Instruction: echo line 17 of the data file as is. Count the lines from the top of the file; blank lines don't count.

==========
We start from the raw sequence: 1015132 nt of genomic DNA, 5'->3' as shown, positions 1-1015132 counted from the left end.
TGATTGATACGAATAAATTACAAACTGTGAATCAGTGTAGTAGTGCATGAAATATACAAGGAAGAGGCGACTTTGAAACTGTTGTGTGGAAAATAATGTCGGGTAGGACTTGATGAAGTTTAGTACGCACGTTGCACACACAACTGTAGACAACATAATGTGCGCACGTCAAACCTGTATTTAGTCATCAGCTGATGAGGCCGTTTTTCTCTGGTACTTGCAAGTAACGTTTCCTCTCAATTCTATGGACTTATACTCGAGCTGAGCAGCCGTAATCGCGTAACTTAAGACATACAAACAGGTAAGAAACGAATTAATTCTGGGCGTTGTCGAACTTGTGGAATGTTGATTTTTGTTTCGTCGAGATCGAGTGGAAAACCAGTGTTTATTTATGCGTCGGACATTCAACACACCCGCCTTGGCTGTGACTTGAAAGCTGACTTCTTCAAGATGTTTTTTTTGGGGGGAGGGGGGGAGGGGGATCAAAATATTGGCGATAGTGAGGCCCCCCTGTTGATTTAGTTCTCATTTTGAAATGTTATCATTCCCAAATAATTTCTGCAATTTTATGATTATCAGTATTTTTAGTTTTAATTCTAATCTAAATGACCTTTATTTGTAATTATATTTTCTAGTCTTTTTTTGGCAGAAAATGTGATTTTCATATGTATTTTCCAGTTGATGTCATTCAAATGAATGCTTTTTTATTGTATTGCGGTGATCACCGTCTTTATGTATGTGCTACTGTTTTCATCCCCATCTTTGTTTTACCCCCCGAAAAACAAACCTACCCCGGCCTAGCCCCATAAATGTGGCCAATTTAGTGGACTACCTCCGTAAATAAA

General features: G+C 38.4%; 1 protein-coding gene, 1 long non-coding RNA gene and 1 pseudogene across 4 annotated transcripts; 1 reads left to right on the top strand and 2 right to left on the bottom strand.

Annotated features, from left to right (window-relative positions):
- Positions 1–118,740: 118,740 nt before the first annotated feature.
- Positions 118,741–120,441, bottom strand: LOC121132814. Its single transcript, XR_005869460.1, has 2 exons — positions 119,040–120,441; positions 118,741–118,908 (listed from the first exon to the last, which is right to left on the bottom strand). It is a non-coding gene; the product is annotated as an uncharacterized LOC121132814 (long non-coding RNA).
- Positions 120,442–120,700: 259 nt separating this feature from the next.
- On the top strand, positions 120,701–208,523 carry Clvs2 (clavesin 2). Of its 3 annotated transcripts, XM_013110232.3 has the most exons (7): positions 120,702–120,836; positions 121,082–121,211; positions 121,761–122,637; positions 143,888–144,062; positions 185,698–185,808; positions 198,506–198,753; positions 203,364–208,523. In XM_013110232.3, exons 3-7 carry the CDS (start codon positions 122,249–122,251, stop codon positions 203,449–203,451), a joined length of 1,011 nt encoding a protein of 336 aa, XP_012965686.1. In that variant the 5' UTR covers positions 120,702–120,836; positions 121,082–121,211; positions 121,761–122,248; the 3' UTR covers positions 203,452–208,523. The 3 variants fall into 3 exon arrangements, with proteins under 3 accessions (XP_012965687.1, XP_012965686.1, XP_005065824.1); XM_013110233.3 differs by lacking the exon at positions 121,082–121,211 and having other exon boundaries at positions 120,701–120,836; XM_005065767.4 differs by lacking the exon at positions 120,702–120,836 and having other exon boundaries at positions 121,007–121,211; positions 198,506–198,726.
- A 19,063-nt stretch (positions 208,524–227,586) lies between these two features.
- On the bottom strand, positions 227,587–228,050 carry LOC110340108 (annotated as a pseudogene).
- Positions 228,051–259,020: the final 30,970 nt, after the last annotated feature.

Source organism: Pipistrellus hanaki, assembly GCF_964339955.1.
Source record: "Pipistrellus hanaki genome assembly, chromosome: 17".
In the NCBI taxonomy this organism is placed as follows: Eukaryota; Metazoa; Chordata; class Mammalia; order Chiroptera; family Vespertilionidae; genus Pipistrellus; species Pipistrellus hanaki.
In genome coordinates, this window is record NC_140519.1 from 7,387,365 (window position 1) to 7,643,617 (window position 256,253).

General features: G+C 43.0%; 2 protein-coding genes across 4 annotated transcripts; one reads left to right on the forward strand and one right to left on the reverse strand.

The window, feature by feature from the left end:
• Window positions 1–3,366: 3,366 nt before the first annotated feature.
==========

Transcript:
The window, feature by feature from the left end: